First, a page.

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Auriemma taught ESPN analyst Bird lessons that help her in media work

ESPN women’s basketball analyst Sue Bird interviewing Connecticut women's head basketball Coach Geno Auriemma.
In January, ESPN women’s basketball analyst Sue Bird interviewed Connecticut women’s head basketball coach Geno Auriemma.

First-year ESPN women’s basketball analyst Sue Bird learned a lot about basketball and life at the University of Connecticut (1998-2002) while under the tutelage of women’s basketball coach Geno Auriemma.

Tonight at 10 p.m. ET following the Big Monday matchup between No. 1 South Carolina and No. 2 Connecticut, ESPN2 will air the second installment of espnW Presents: The Geno Auriemma Project.

The episode, titled “The Program,” will take a look at how the intense Auriemma runs the powerhouse Huskies. Front Row caught up with Bird – a longtime WNBA and U.S. Olympics team star – to discuss how Auriemma’s program prepared her for the next phase in her career.

I’ve seen him balance all of this through the years and I just try to have the same balance in my own way.
– Sue Bird, ESPN analyst and former UConn guard, on what she’s learned from Geno Auriemma

What did you learn from Auriemma at UConn that’s helped you in your dealings with the media as an interview subject and as an ESPN game analyst?
The one thing coach always does is be himself. He has personality and doesn’t always take himself, or things, too seriously. But as we know, he also has strong opinions on many issues as well. I’ve seen him balance all of this through the years and I just try to have the same balance in my own way.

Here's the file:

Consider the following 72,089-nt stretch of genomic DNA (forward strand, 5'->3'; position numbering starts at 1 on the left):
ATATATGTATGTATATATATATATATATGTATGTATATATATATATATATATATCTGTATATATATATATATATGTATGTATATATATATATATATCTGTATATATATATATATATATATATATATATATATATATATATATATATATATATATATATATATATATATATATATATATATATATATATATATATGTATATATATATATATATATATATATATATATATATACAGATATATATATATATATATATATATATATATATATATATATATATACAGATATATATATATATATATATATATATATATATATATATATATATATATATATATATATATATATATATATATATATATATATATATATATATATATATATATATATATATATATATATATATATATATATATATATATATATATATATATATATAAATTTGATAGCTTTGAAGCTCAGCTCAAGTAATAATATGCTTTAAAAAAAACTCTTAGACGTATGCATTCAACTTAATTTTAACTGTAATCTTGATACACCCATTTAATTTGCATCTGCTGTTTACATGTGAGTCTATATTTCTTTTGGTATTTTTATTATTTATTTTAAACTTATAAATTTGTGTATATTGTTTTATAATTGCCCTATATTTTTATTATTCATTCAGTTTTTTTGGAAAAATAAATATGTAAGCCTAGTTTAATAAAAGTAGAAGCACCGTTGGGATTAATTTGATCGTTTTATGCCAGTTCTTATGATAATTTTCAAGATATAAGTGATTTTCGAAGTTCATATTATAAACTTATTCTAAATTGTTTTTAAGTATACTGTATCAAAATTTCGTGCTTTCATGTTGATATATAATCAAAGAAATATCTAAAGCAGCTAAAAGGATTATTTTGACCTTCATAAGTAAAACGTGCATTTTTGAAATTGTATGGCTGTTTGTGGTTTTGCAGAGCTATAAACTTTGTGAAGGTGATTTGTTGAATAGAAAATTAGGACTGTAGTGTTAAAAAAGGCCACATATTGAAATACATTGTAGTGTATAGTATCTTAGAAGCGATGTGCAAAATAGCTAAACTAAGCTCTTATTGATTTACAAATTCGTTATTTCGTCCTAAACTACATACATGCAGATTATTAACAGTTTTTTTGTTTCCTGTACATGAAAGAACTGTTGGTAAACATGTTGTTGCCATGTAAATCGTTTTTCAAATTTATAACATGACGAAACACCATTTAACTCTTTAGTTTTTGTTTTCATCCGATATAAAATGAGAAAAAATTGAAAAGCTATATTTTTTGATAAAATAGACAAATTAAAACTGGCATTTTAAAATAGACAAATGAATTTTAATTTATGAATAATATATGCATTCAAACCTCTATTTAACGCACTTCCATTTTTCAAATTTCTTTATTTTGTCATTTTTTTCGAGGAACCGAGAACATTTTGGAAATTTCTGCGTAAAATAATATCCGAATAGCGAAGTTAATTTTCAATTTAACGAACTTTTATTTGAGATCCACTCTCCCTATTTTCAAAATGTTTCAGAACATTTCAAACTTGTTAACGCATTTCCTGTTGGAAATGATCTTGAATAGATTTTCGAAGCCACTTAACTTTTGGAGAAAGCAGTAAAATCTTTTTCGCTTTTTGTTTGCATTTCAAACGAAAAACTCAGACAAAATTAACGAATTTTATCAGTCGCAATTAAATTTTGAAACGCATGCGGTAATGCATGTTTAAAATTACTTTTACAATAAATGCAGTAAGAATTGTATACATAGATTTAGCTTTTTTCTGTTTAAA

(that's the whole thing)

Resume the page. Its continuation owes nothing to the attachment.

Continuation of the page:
You had an on-camera interview with Auriemma after a game on Jan. 18. How comfortable were you doing that interview?
I was very comfortable. The longer I’ve known Coach Auriemma, the more we go back-and-forth and bust each other’s chops, so I knew it was a good opportunity to have some fun on camera.

Have you learned anything from fellow Connecticut alum and ESPN analyst Rebecca Lobo that’s helped in your transition to TV?
There isn’t just one thing that I’ve learned because I’m still learning from Rebecca. She is the one person who I go to when I have questions and whose critique I truly trust. I hope that relationship continues to grow because she’s clearly made the transition look so smooth for herself.

Tara Chozet contributed to this post.

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